Grading, grading, grading. The worst part about teaching, in my opinion. There are so many ways to approach this constant semester task, though. And there is one approach in particular that I prefer: holistic grading. Now, holistic grading can be defined in plenty of different ways. In today’s post, I describe my version of this grading style and explain why I prefer it to using rubrics.Continue reading
Every semester, I struggle with deciding how many (if any) student presentations my students should complete in my courses. As someone who doesn’t exactly thrive in public speaking situations, I know how anxiety-provoking class presentations can be. Still, I also believe there are so many benefits to student presentations that not including any in my course design would be a failing in my teaching style. In today’s post, I share a few presentation projects my students have completed over the years and why I think these student presentation activities are so powerful for student learning.Continue reading
Finding the time to grade stacks of student work has long been a task that requires so much mental energy for instructors to accomplish. As such, I am always looking for ways to become a more efficient grader. There’s little point in taking the time to offer feedback to students if you’re not going to actually provide helpful advice on how they can improve their work. Still, the amount of hours it can take to grade major class assignments can be overwhelming, especially when you’re also balancing all your other responsibilities. Over the years I’ve been teaching, I’ve managed to create a few different strategies that make grading easier (and quicker) without shortchanging how much individual feedback my students receive. So today, I’d like to share with you the five best strategies I’ve used to make grading faster and simpler. If you want to watch/hear about these five tips and two more via video, I have that option, too.Continue reading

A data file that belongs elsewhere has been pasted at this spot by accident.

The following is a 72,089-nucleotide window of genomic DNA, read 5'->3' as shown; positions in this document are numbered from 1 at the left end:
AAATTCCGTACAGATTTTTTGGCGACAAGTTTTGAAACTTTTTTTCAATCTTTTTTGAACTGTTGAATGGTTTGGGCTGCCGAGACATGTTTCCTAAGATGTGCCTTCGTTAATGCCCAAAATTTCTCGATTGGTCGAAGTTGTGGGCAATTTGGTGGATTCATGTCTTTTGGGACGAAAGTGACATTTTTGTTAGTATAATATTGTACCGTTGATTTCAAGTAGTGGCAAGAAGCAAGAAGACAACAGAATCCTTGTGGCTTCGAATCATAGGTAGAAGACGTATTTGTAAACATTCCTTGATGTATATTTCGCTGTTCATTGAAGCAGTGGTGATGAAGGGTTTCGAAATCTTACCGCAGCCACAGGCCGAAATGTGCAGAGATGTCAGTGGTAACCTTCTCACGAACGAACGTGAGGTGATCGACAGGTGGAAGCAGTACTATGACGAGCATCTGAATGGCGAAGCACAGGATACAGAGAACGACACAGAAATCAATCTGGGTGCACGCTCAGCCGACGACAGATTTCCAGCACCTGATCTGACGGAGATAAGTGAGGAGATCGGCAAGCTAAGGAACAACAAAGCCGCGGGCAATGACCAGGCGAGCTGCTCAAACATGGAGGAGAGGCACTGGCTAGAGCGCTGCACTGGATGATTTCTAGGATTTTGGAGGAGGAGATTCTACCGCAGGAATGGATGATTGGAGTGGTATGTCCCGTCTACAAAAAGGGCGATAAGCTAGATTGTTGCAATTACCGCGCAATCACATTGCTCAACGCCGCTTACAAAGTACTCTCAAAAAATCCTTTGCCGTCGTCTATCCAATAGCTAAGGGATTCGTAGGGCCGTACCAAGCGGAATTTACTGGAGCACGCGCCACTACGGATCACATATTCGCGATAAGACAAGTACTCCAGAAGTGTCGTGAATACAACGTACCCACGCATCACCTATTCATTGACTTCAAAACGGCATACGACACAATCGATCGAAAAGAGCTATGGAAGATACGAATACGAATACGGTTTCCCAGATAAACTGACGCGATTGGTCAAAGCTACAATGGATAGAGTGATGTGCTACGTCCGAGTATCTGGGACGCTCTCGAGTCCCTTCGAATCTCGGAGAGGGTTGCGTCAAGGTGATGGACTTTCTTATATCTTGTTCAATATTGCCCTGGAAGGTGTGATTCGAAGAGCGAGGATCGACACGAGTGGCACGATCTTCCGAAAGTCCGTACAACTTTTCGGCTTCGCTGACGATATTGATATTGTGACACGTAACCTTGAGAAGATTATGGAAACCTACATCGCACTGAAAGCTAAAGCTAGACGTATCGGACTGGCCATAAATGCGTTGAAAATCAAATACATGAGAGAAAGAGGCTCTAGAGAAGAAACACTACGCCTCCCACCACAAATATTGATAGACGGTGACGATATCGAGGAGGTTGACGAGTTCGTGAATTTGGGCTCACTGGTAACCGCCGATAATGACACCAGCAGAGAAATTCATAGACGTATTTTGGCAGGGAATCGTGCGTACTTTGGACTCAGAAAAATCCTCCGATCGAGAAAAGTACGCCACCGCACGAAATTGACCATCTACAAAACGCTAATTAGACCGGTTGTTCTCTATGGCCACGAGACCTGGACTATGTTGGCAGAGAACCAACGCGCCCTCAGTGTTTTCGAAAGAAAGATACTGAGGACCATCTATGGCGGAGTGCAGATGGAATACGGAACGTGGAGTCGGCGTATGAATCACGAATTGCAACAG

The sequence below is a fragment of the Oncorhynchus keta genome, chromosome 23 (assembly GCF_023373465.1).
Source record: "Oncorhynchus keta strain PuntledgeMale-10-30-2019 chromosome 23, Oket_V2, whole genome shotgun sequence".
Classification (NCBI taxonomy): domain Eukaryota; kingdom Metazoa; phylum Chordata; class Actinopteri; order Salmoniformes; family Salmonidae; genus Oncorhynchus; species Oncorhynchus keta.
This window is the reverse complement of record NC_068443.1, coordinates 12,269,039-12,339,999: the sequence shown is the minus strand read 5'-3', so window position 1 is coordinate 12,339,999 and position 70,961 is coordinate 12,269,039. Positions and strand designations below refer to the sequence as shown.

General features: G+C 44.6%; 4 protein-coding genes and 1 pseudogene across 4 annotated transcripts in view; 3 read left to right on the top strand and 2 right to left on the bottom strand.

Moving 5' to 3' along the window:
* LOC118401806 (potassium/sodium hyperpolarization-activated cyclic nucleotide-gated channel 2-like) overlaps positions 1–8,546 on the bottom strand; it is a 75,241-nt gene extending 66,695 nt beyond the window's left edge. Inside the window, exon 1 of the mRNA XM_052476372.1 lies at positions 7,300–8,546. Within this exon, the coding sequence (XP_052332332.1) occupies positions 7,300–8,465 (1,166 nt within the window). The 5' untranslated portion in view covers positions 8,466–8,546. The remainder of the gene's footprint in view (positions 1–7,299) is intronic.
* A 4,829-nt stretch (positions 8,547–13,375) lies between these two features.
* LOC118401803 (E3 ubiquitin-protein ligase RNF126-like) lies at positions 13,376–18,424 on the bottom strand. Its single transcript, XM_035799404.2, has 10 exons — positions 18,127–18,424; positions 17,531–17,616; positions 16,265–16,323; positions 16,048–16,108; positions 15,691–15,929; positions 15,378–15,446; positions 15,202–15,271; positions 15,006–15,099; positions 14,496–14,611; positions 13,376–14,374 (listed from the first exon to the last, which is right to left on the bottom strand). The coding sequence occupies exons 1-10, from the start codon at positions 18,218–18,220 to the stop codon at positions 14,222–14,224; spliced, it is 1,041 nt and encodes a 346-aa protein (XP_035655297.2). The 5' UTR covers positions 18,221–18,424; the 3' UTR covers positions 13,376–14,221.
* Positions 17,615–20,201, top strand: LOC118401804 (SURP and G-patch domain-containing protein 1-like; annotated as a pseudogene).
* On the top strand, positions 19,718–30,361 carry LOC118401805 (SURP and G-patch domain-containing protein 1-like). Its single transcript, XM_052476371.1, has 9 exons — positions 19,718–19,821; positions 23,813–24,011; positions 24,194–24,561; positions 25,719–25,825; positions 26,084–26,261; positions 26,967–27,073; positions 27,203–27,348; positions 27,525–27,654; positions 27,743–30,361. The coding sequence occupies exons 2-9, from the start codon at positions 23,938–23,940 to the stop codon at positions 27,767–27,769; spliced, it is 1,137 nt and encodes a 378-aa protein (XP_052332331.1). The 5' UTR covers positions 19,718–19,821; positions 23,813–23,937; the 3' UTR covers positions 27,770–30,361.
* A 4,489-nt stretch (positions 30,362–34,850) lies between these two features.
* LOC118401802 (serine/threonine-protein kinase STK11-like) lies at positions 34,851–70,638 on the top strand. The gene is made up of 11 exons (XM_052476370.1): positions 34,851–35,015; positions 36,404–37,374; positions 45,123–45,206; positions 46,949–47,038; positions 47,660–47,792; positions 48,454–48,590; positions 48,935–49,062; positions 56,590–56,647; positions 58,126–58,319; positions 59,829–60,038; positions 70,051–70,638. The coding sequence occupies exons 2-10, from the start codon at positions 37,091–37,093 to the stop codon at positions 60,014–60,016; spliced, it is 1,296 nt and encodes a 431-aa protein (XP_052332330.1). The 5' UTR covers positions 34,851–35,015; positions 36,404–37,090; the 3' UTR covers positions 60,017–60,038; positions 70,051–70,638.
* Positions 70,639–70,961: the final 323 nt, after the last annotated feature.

The fall 2018 semester is coming to an end. I have one more week of teaching left before the final exam period. As I don’t meet with my students during finals week, I have one more week of campus activities to complete and then a week of grading final projects and miscellaneous activities. November’s shift into December tends to be an extremely stressful time for teachers, especially college instructors whose courses are coming to an end. January is a time to start fresh with new students and new or revised lesson plans. But, we’re not there yet. In today’s post, I’d like to share a few self-care activities specifically for teachers that are wrapping up their classes in preparation for winter break.